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Q and A: Richard Palmer interview

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CNN caught up with Richard Palmer in the French Alps to talk arts, engineering and innovation...


d3o is a protective material which has already been incorporated into shoes, shinpads, hats and gloves.

CNN: Richard, can you tell us a little bit about your background?
Richard Palmer: Originally I studied the science of engineering. After a while I became more and more interested in creative thinking, so I studied design at the Royal College of Art to broaden my perspective. Then I set up an innovation consultancy, which for me is a combination of creative thinking and analytical thinking. I then looked at developing products generally focusing on innovation and future technologies.

CNN: What took you to the Royal College of Art after your engineering degree?
Palmer: I was frustrated with being surrounded by very scientific detail and the process of linear logical thought. Everything is built upon the past. I wanted to do something fundamentally different but you can't do that if you're driving looking in the rear view mirror; it just doesn't work.

CNN: Tell us about d3o and how it works.
Palmer: d3o is a soft, flexible material that combines properties associated with liquids and enables them in solids. Normally the study of mechanics of materials in solids is entirely different to the study of fluids and what I have done is combine the two.

The fluid properties that are incorporated in d3o allow it to be stretchable, soft, to flow and to feel comfortable. But in an impact, that fluid turns into an elastomer and everything locks together to dissipate, spread and absorb the impact.

CNN: Can you go into the applications of that?
Palmer: You can use d3o in sportswear where you want freedom of movement and dexterity but also want some impact absorption. It's in footwear, headwear, gloves, clothing and boots.

It means people can get on with their sport without being confounded by pieces of bulky, rigid plastic and cumbersome, stiff foams. It's the difference between Robocop and Spiderman. Robocop is built with protection around him like a shield; d3o is more like Spiderman, where the protection and the athlete are integrated together. It's a discrete, small and totally unrestricted layer of protection in the areas where you need it that wouldn't previously have been possible.

It's also a material that has application in the automotive industry and other industries, the military, in aerospace, even in outer space.

CNN: How have science and art helped you to come up with d3o?
Palmer: Science and art are very powerful together; they're just separately pursued conventionally. Science gives you answers to questions that you pose; creativity or artistic thinking allows you to create a broader variety of questions.

I certainly couldn't have come up with a product like d3o without the combination of the two. It's a scientific product, but it's a creative solution. They dovetail together and I think it would be very difficult to get a solution that's quite so simple if it was only following a scientific pathway.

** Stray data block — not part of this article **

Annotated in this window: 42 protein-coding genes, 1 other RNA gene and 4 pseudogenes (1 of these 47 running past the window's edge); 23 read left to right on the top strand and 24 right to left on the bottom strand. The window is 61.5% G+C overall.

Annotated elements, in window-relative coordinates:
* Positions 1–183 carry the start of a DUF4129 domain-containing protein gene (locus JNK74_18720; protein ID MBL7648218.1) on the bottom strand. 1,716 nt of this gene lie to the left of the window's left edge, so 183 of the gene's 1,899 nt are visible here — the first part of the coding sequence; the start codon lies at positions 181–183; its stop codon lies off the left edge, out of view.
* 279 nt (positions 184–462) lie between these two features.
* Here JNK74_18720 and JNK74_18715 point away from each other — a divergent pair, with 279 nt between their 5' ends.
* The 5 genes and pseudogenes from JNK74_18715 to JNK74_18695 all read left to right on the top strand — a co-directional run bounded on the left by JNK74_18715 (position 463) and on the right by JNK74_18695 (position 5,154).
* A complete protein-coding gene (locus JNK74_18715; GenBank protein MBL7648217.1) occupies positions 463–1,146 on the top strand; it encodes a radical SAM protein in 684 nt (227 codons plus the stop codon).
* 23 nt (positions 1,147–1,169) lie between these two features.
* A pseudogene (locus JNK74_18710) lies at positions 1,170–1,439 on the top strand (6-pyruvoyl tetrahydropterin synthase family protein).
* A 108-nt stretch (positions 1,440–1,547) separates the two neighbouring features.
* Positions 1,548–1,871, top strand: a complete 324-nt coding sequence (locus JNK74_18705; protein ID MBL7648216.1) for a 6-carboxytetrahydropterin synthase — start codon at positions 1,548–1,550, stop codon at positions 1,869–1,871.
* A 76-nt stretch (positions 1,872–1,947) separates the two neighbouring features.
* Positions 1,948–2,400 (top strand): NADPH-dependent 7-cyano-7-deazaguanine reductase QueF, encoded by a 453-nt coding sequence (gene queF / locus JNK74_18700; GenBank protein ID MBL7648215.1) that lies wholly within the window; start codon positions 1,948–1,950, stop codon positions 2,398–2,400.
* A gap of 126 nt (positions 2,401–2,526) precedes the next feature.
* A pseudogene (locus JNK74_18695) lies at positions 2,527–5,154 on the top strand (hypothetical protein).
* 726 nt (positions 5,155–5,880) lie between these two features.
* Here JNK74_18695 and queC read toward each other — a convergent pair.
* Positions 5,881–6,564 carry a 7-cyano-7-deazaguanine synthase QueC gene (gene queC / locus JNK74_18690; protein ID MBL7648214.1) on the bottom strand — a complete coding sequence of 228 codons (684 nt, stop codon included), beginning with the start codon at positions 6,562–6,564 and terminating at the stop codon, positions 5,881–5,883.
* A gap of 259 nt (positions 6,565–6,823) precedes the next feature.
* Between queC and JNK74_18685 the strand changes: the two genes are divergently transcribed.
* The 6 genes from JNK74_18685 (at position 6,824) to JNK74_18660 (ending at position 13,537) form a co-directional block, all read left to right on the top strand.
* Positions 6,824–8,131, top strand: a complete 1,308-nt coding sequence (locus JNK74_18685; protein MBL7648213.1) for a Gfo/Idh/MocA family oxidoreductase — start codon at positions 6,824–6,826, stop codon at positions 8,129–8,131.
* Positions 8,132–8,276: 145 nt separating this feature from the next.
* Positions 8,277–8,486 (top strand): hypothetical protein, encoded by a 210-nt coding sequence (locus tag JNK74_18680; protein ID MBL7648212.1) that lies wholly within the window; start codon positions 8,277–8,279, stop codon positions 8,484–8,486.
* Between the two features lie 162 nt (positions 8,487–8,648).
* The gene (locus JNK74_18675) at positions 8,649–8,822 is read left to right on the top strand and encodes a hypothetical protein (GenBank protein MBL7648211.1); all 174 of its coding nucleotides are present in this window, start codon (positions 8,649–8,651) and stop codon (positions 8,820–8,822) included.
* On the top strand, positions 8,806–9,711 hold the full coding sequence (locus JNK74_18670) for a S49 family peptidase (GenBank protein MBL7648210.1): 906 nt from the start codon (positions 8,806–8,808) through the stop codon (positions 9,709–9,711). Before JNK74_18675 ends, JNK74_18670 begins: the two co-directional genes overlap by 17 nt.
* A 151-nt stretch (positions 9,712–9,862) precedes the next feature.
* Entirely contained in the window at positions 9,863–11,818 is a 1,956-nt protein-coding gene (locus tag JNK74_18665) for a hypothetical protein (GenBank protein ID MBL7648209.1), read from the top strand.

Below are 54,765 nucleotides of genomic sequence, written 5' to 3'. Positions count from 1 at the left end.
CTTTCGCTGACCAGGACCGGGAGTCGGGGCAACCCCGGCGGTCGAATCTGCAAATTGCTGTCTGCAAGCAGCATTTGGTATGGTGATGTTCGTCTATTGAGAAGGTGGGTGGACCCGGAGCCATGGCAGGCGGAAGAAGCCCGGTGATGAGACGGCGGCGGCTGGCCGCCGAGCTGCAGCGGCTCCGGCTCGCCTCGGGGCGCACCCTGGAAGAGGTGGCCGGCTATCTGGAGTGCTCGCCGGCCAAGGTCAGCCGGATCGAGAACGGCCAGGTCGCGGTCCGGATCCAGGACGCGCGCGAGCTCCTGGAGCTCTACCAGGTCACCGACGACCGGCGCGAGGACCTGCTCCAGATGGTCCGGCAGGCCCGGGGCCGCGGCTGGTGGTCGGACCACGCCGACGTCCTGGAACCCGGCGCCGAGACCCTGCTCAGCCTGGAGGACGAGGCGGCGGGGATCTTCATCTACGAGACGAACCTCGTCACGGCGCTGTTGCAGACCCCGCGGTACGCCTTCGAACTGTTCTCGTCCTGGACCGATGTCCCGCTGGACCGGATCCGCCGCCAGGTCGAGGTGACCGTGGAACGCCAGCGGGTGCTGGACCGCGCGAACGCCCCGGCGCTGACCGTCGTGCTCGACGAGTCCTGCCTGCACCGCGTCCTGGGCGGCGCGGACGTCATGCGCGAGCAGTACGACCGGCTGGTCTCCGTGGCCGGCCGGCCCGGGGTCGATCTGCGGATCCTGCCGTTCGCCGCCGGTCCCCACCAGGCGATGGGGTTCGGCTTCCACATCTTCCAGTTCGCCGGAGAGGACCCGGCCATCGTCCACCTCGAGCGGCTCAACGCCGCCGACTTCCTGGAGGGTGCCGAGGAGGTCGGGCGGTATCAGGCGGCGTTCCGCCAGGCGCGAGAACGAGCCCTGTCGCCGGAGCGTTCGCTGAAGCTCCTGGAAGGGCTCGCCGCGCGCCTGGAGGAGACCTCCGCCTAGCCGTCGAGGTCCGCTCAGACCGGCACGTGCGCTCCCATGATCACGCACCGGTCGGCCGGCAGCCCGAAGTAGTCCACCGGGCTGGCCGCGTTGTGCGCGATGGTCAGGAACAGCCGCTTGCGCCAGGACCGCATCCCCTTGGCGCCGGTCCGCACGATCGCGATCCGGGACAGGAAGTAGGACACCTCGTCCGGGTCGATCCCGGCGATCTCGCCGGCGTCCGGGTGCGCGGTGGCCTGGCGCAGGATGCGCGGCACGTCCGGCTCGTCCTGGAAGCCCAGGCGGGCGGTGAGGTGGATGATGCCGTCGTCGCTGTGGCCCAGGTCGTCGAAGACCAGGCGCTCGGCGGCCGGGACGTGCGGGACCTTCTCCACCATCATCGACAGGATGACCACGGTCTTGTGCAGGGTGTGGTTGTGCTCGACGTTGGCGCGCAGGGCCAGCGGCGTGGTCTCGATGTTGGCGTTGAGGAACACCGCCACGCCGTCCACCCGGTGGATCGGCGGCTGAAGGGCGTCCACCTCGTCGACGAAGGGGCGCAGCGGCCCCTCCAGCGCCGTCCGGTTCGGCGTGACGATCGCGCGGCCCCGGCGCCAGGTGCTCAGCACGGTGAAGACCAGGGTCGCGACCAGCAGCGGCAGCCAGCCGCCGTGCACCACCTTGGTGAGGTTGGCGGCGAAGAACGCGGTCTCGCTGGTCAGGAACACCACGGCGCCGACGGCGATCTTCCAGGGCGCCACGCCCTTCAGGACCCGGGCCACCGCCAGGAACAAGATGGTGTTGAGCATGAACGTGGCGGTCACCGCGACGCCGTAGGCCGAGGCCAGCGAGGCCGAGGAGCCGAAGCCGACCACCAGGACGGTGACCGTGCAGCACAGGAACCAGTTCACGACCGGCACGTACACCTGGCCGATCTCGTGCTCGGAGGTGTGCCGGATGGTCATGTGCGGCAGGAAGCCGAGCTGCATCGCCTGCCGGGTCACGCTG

CNN: What drives and inspires you?
Palmer: It's the frustration or dissatisfaction with the things which you experience every day. It's a sudden moment when you think "That's not good enough, I think I can do something better," or, "I wonder what would happen if you combined that with that."

I do my best thinking early in the morning, when I'm surrounded by people. The more chaos, the more noise, the more opportunity there is for fresh, new perspectives. Ideally it's in a cafe in a really busy place, with people delivering fruit, sirens going off, a fresh cup of coffee and the sun pouring in the window.

Later, I find the tranquility of the mountains and open spaces really allow your original ideas to gel. They give me inspiration.

CNN: Do you think a large corporation could have come up with something like this?
Palmer: There are two reasons why a large chemical company -- and I used to work for one -- suffers with fewer real innovations. One is the inability to take a risk: as an individual you can put yourself in circumstances that a committee would never consider sensible. The second is having the disciplines too widely spread. In a small company, everything is cross-fertilized; everybody is finding the same answers together.

CNN: How do you put a team like that together?
Palmer: You do need the scientists, you do need the designers and you do need the creatives, but you've got to get a mix that is homogenous. You've got to get people thinking creatively and analytically together.

I also like to hire people who believe in the future. They are much more likely to take a risk, to be brave and much more likely to pursue something until a solution is found.

CNN: Where do you see d3o going in the future?
Palmer: The future of d3o lies in the growth of our current technology into a greater variety of applications and industries; and the creation of new technologies that will support, enhance or replace the current d3o technology.

CNN: What advice would you give someone who wanted to become an innovator?
Palmer: Open your eyes to both creative and analytical thinking. Scientists aren't just boffins; creatives aren't just mad lunatics. There's a huge opportunity to dovetail the two. And follow something you believe in. E-mail to a friend E-mail to a friend

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